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Meet the team: Busyfish

Also:

  • Jane Thomas, Head of Stakeholder Engagement and Patient Involvement, Worcestershire Health and Care NHS Trust
  • Gary Morgan, Head of Communications, Worcestershire Health and Care NHS Trust

The challenge and opportunity we are focusing on

A Patient Self-Management programme was offered in Worcestershire for a year from June 2016.  It offered those with long term conditions two half day courses and access to a range of online materials to help them develop the skills, confidence and knowledge needed to better manage their conditions. The course evaluation indicated that those who attended undoubtedly benefitted from the learning – it recorded a 90% return rate for day two and a majority rating of excellent or good for course content.

The local Sustainability and Transformation Plan indicates the central priority of self-care.  However, limited resource capacity to deliver more courses, combined with feedback from Worcestershire people that told us that most people wanted to receive information through a conversation with their health care professional has led us to re-consider our mode of delivery.  Meetings with the patient trainers of the programme similarly indicated the view that the work would be better linked to GP Practices/local nursing teams.

Our idea

In Worcestershire there are 14 local Neighbourhood Teams comprised a range of nurses, therapists and other professionals who work to keep people well at home. The teams provide the essential foundation upon which we are building out of hospital care and improving patient experience, with teams built around GP practices wherever possible. The teams bring together staff from a range of local health and social care providers, who are working together in new and integrated ways.    

Our project is about how we can embed patient self-management into the work of these teams. We would focus on one or two of the most developed teams who are at a state of readiness to embrace this organisational development initiative. Our aim would be to co-produce this work with these teams, their patients and their carers – over the coming few months we want to work together with these colleagues to understand how to bring the materials and peer support into the work of the teams so that the development can then be adopted by other teams.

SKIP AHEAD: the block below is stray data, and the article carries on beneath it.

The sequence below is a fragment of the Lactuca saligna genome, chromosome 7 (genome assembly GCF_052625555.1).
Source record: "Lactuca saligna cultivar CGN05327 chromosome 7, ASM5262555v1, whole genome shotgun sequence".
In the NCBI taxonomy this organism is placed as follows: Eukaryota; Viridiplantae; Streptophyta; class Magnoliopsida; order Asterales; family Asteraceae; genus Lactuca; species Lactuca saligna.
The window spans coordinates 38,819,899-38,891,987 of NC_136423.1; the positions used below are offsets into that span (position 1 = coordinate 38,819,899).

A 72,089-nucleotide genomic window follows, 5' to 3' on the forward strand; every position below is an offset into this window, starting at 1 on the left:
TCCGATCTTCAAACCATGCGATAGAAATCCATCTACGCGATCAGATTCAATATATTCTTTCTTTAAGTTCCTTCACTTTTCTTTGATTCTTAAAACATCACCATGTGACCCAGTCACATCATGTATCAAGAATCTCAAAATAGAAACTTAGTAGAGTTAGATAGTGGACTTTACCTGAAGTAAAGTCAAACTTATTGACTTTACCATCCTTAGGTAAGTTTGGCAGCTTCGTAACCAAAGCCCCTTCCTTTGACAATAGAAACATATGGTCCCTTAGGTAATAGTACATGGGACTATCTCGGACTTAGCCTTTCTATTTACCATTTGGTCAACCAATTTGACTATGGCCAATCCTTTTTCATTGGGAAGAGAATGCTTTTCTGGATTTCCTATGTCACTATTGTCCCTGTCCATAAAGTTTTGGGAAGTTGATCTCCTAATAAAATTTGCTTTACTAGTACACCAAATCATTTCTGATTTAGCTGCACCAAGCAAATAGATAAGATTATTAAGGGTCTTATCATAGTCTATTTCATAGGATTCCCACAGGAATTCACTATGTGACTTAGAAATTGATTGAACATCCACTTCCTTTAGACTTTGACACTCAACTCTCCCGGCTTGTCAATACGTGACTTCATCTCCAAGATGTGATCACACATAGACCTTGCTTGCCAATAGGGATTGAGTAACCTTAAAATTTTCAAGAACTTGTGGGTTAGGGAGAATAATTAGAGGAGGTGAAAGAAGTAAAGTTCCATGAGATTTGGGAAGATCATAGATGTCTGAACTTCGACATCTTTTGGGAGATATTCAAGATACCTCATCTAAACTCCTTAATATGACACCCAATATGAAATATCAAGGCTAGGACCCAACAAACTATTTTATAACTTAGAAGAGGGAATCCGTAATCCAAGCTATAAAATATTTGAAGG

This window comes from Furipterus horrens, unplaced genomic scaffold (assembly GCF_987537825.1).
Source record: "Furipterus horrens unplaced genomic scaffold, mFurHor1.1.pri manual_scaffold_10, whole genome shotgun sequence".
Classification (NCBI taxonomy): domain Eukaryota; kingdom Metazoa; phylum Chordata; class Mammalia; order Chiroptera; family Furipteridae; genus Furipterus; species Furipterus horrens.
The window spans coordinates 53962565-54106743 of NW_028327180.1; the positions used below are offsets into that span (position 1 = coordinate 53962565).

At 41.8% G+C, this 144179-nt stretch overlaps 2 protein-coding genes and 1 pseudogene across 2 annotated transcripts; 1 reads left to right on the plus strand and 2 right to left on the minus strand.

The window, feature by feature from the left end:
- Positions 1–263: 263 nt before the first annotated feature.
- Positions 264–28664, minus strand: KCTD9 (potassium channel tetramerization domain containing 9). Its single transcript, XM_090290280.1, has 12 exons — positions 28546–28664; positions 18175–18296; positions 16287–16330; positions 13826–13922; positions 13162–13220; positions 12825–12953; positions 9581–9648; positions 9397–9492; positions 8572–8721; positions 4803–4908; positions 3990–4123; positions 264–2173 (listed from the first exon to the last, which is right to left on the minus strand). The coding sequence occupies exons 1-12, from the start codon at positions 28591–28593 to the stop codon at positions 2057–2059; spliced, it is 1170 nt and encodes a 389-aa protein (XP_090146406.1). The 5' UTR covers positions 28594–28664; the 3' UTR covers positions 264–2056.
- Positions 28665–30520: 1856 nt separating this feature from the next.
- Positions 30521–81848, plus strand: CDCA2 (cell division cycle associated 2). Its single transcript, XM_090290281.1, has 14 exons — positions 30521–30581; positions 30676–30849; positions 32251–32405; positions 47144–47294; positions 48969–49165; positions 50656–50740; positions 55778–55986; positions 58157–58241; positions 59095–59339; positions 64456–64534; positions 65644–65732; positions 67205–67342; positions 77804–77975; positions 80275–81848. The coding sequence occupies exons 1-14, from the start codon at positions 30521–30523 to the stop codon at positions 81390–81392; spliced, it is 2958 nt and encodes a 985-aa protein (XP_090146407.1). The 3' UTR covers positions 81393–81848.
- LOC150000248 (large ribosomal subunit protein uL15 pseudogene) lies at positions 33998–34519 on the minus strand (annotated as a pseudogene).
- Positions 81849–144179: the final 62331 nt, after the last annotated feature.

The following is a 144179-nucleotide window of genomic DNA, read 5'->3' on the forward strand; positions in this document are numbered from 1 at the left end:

Our project will address the challenge we face. Firstly, it will bring prevention and self-care knowledge to many more patients and carers, considerably extending our reach. Secondly, the project will enable us to respond to what people told us they wanted because it will look to embed the knowledge in the health care interaction, supported by peer supporters.

The benefits we expect for those directly involved and for the Q community

The benefits of this project for patients is that they would gain access to key information – the skills, confidence and knowledge they need to better manage their long term conditions.  The hope is that this information will enable them to become more active, aware, goal-orientated and adopting of new behaviours where they see themselves as part of their health care team and where they want to maintain a healthier lifestyle.  The benefit for staff is that they would be working to empower patients, carers so making them more effective.  The benefit to the system is that the services become more responsive and sustainable, making best use of local resources.

This project will achieve the following aims:

  • Evaluation of our current PSM programme.
  • Determination of a new PSM programme in conjunction with selected Neighbourhood Teams.
  • Co-production of the final programme with a Focus Group made up from previous programme attendees and representatives of selected GP practices.
  • Training in delivery of new programme.

Details of our current Patient Self Management programme can be found at http://www.catmalvern.co.uk/nhs/PSM01.html

 

 

 

 

How you can contribute

  • Your support for our project. (Please add your support via the link).
  • Comments on our proposal.
  • Feedback if you have a similar scheme.

Further information

CoCreatingHealth_tutorcasestudy (PDF, 18KB)

Comments

  1. This is a great idea. Work on self management with patients and their carers with the expectation of meaningful and measurable outcomes should be embedded in the work of all healthcare teams, but most especially those working in the community. It does require a change in focus and style however for the health professionals. Good luck with your funding proposal, you have my support.

  2. Guest

    Simon Wickes 2 years, 5 months ago

    Dear Thomas,